hands holding film

We See as We Made: 16MM Films from France and Not

Catherine Bauer and Loic Verdiillon of MTK Grenoble Film Archive

L’Atelier MTK is an artisan cinematographic laboratory  founded in 1992 by an group of filmmakers.  It is equipped to work with 16mm black and white and color film stock, offering both an introduction to and an education in lab techniques in order to provide filmmakers with the necessary independence to make their own films. The lab should be considered like a playground – like a phase with creative potential, to be questioned at will, without any previously established preoccupations.

In the Keefe Campus Theater at 7:00 pm on Monday the 21st (President's Day), Cat and Loic will  demonstrate and discuss the intricacies of 16 MM film.

film clacker held between two hands against desert background with blue sky

Five College Student Film and Video Festival

Student films in competition

Founded in 1994, the Five College Student Film and Video Festival is an annual event featuring original films and videos by Five College students. Sponsored by the Five College Film Council and evaluated by a jury of students and faculty members from each campus, the festival annually features selected works and gives out awards. Amherst College's own Grace Cates and Anniyah Rawlins will be on the 2022 Judges' Panel!

The festival will be held virtually on the weekend of March 26th and 27th. 

Visit the Five College Film Festival Web Page for more information

If you have any questions please feel free to email 5collegefilmfestival@gmail.com or contact the Student Director Amparo Saubidet at asaubidet@smith.edu

blue, yellow, and black poster advertising film and media conference

Five College Film and Media Studies Undergraduate Conference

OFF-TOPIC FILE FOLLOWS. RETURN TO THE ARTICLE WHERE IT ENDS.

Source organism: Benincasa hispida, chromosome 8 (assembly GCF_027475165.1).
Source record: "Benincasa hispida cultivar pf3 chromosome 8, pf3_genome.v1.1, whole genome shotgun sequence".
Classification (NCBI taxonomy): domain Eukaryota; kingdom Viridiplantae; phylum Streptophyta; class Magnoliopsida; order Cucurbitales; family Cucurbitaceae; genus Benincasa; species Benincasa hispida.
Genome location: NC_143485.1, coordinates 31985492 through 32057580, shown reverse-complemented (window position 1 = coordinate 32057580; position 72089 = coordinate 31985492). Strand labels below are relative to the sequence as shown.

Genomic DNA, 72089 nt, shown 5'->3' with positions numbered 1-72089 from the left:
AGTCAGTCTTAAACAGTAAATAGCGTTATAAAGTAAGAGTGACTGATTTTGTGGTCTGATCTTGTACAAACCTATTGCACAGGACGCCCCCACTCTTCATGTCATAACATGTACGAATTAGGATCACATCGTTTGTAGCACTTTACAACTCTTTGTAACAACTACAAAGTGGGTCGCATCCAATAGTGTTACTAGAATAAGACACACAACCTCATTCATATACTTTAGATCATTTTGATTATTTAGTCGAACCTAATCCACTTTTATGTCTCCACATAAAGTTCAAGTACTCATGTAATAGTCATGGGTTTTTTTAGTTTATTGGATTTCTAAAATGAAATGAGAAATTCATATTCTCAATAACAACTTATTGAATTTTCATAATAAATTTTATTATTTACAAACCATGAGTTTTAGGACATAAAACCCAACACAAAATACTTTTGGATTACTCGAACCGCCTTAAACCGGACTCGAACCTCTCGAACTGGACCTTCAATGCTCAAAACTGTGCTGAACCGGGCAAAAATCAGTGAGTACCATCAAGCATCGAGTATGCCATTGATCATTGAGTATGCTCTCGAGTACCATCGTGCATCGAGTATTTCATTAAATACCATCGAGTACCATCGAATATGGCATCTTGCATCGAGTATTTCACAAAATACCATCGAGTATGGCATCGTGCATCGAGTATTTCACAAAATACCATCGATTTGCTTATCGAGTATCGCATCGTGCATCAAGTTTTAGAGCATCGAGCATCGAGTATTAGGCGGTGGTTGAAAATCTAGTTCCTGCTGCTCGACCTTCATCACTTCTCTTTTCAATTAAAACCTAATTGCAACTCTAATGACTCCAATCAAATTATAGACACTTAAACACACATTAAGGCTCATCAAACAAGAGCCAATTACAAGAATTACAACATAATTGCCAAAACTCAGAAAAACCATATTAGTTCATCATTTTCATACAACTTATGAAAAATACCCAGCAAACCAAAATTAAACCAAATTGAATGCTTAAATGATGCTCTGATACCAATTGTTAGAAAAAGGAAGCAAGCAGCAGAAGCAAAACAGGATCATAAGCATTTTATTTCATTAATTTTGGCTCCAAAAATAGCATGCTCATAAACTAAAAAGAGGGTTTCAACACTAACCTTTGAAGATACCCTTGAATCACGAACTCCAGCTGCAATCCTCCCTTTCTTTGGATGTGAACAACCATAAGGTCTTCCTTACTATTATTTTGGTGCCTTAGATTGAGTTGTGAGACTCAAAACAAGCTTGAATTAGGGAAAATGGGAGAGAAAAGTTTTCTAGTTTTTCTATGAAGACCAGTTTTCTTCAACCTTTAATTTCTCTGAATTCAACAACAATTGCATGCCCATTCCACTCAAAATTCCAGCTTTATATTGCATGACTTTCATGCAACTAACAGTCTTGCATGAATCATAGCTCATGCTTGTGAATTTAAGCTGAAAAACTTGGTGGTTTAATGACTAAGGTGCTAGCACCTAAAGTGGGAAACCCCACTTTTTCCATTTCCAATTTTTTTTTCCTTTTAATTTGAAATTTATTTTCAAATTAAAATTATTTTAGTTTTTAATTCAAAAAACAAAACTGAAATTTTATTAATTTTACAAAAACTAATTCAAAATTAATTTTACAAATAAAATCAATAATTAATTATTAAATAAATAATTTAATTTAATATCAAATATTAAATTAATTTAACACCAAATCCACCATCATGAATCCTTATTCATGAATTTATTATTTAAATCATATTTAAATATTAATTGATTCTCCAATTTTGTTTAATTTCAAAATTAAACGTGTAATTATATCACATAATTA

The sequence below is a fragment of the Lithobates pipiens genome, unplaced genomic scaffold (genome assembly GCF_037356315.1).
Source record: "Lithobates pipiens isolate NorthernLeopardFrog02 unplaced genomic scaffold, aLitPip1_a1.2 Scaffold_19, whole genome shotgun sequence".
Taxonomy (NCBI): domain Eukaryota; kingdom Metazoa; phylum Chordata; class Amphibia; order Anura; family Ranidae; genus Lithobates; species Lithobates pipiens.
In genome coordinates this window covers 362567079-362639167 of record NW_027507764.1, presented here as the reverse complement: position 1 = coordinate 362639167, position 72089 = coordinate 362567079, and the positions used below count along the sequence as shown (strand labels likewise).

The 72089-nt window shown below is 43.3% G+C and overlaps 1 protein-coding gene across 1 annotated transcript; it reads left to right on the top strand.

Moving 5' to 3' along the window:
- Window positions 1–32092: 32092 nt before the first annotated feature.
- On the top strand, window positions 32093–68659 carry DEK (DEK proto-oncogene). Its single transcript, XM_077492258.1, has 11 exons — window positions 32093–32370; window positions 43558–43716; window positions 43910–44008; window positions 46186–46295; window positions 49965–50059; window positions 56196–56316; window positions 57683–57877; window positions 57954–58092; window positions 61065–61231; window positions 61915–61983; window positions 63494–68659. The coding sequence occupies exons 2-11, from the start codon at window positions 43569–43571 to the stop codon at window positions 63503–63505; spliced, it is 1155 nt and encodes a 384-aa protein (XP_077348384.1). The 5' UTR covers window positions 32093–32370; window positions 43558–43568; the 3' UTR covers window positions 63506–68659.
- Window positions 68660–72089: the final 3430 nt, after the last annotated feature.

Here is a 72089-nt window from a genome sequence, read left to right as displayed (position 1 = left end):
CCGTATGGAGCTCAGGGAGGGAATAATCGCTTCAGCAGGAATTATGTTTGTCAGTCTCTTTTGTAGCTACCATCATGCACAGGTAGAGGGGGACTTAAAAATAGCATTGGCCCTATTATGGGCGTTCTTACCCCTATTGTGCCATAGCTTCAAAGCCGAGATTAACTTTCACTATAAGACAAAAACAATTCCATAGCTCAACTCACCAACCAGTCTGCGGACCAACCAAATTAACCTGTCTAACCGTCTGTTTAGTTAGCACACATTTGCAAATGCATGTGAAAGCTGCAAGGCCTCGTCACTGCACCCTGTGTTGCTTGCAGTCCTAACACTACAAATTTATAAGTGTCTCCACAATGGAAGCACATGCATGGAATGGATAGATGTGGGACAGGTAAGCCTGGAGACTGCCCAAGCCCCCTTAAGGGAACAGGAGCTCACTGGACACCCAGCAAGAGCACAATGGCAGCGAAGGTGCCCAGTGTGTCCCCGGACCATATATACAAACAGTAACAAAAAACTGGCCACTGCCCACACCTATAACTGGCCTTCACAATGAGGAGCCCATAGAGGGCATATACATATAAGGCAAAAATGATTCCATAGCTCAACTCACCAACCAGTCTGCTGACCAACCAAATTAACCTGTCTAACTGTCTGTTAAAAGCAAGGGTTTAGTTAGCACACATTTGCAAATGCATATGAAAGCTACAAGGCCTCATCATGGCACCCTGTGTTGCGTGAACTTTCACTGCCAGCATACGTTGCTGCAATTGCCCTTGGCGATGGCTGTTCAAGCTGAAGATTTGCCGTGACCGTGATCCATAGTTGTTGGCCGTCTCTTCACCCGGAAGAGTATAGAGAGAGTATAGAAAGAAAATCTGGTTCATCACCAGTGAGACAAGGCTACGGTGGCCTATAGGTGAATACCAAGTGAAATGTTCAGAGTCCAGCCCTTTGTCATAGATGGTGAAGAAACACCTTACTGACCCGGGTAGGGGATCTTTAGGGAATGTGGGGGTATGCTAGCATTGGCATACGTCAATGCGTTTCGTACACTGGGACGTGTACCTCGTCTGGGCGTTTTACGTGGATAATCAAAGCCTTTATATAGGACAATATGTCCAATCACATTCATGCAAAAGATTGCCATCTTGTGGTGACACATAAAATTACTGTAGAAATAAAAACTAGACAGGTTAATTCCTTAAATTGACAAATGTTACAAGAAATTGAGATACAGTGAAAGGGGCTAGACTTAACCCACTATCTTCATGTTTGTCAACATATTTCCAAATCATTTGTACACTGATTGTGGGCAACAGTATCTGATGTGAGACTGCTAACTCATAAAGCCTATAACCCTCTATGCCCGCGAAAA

virtual event

The 5C Film and Media Studies Undergraduate Conference is designed to build community among students studying film and media on each of the five campuses, to give our most engaged students an opportunity to hone their presentation skills, and to allow them to  share insights from their work with a wider audience. Participants will each give a 15-minute  presentation as part of a panel with 2-3 fellow students working on related themes. Coordinated in 2022 by Professors Josh Guilford of Amherst College and Jen Malkowski of Smith College. 

A link to program and registration can be found here: program

A link to registration can be found here: registration

Film reels

FAMS Open House and Senior Capstone Symposium 2022 *Virtual*

Come celebrate the creative and critical work of our amazing senior FAMS majors!

Friday, March 4th, from 11AM-3:15PM on Zoom. Each of the nine graduating seniors in Film and Media Studies will present fifteen-minute talks showcasing their films and research.

The FAMS Program presents three panel presentations showcasing the creative and critical work of FAMS Seniors. Friends, family, majors, premajors: all are welcome! FAMS majors: we hope you will come support our graduating seniors! Prospective majors: we invite you to stay after to chat with FAMS professors and current majors about the program, major & events.

A program of panels and speakers can be found: here.

The zoom link to attend the event can be found: here.